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How to make existing windows more energy efficient

Drafty windows make homes less comfortable by allowing cold air in during the winter and warm air in when temperatures rise. But comfort is not the only concern associated with leaky windows, as such fixtures also can have a negative impact on the environment.

Leaky windows require heating and cooling systems to work harder to keep home interiors comfortable during times of the year when temperatures can be extreme. In the dead of winter, a leaky window will force a home's inhabitants to turn up the thermostat, which only increases energy consumption and energy bills. The same scenario plays out in summer, when leaky windows allow hot air in, leading homeowners to lower the temperature of air conditioning units so everyone inside is cool and comfortable.

Thankfully, making windows more energy efficient does not necessarily require homeowners to replace existing windows. Before going that potentially expensive route, homeowners can consider the following strategies to improve the energy efficiency of their windows.

• Hang curtains. Curtains can help homeowners cut down on heating and cooling costs. According to the U.S. Department of Energy, properly hung draperies can reduce heat loss by as much as 25 percent. In the summer, curtains can block the hot rays from the sun from entering a home, reducing the need to turn up air conditioning units. While curtains won't fix leaks or block hot or cold air from entering a home, they can serve as a buffer between a home's inhabitants and the air seeping in through leaks.

• Caulk or add weatherstripping. Small cracks and gaps around windows, which are most often found around windows in older buildings, might not seem like a big deal, but such breaches can lead to considerable energy loss. The DOE recommends using caulk to seal cracks that are less than 1⁄4-inch wide on the parts of the window that do not move (i.e., frames and where the trim meets the wall). Caulk might be less effective at fixing leaks larger than 1⁄4 inch in width. Employ weatherstripping to address leaks on movable parts of the window. Properly applied weatherstripping should adequately seal windows when they are closed without making it difficult to open or close them later on. Weatherstripping is available in various materials, and homeowners can visit www.energy.gov/energysaver/weatherstripping to find the material that's most suitable for their situation.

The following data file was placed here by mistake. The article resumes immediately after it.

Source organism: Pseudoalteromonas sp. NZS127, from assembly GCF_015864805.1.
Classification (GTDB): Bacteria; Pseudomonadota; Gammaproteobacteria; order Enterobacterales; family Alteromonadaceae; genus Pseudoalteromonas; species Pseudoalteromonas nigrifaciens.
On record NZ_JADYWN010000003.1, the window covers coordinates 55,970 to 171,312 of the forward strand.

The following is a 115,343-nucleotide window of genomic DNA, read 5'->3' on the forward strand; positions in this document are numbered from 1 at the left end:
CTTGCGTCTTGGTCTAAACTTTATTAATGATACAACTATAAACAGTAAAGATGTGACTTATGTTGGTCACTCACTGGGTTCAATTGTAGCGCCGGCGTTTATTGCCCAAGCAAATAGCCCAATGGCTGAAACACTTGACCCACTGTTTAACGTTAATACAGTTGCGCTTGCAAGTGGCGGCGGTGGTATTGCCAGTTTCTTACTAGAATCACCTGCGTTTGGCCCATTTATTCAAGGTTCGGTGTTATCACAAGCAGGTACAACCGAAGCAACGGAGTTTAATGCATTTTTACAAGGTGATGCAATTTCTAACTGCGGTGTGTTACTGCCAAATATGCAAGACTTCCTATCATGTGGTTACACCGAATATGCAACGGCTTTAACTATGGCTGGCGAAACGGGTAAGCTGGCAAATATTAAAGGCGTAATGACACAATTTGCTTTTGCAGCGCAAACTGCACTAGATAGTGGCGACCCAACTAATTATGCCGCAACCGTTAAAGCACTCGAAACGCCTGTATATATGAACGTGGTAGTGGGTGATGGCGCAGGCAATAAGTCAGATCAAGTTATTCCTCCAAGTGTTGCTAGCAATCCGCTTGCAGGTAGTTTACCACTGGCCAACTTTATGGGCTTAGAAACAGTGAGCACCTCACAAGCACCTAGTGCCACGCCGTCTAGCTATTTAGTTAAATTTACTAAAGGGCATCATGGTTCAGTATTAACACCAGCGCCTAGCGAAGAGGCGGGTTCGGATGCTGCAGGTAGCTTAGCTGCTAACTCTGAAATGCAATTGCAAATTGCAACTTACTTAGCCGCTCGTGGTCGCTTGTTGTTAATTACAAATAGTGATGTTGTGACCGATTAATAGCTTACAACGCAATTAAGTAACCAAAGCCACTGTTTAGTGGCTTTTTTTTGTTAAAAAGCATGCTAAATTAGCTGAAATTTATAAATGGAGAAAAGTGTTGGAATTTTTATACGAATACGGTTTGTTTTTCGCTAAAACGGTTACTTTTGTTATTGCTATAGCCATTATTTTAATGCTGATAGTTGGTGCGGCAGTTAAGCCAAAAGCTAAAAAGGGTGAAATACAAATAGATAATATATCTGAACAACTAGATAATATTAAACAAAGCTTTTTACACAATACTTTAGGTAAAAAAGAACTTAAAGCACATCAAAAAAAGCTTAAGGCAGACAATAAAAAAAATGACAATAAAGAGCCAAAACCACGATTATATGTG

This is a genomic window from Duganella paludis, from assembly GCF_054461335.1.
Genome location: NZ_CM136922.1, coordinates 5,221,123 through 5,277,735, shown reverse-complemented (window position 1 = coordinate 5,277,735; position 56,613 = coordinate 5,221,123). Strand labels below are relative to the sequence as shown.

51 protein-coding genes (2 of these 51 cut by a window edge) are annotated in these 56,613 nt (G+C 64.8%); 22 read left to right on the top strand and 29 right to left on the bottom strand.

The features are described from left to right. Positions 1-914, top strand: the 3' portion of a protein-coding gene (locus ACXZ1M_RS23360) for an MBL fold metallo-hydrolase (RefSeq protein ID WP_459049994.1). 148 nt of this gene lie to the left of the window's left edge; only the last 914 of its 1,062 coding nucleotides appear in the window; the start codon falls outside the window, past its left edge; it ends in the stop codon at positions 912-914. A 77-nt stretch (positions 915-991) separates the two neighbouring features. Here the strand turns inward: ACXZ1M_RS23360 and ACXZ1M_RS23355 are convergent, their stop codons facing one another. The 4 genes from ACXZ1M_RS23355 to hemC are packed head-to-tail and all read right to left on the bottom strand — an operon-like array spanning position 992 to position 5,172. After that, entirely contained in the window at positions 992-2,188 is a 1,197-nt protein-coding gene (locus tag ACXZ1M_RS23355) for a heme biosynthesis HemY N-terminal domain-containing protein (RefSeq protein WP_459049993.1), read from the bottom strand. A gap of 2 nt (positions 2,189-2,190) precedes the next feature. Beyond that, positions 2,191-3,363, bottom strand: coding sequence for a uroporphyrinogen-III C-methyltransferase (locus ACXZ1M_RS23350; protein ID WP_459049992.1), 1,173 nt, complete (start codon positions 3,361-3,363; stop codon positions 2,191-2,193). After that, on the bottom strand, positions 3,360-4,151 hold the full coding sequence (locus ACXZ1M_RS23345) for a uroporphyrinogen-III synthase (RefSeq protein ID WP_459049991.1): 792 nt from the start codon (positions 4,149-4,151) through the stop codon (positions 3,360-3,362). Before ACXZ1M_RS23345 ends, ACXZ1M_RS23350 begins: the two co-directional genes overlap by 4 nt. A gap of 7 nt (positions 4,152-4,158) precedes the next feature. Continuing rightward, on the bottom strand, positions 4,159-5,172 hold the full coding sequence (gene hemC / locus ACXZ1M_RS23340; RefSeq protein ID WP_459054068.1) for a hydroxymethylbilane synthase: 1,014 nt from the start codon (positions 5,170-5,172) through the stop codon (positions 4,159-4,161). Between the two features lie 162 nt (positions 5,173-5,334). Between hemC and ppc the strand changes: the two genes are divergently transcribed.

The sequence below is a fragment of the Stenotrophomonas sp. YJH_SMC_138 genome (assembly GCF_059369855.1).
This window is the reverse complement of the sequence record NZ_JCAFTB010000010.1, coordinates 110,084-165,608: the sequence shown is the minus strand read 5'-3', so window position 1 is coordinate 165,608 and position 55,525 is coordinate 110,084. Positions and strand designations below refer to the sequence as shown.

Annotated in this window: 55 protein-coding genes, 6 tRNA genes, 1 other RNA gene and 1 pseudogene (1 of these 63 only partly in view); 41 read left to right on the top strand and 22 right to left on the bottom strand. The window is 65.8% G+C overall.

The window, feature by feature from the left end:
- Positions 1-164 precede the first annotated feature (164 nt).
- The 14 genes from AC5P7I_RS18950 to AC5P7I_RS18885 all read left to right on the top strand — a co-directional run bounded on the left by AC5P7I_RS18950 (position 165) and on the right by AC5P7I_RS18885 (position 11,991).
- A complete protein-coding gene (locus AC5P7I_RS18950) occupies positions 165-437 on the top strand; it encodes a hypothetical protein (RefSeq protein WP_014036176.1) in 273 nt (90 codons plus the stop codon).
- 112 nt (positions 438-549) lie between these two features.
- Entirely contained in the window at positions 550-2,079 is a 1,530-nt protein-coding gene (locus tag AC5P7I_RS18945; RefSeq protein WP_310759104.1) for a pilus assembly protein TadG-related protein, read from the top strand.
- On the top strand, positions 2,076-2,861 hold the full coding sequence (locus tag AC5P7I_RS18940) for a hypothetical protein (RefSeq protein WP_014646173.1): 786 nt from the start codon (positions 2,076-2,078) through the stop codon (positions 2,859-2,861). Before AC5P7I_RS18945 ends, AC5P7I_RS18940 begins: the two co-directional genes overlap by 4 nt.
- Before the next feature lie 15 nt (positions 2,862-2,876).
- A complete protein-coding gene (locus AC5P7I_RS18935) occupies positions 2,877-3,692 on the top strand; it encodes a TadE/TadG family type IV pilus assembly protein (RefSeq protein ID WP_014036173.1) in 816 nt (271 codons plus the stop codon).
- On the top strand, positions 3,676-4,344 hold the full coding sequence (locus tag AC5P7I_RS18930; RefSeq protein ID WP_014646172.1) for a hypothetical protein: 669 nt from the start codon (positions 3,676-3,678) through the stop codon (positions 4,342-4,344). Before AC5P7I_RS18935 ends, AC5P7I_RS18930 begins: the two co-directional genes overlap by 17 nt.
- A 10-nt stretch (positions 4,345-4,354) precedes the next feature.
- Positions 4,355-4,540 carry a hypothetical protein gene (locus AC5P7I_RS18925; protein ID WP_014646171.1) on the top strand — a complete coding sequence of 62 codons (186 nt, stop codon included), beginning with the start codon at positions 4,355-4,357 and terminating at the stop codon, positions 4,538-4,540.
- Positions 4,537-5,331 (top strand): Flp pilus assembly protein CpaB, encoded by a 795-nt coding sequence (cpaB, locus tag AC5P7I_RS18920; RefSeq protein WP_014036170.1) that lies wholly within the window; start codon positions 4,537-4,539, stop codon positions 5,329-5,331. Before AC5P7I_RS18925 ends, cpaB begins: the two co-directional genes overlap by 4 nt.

• Install windows films. Plastic window films are another option for homeowners looking to improve the energy efficiency of their windows. Heat shrink film can be cut to fit each individual leaky window in a home and then attached to windows using double-sided tape. A hair dryer can then be used to shrink the film and remove any wrinkles. Low-emissivity, or Low-E, coatings are a more expensive alternative to heat shrink film, and they can be equally effective at improving energy efficiency. Installation of Low-E coatings can be more difficult, as they do not provide as much leeway for mistakes during application as heat shrink film.

Leaky windows are bad for homeowners' energy bills and the environment. But homeowners have options other than full window replacements to fix leaks and improve efficiency.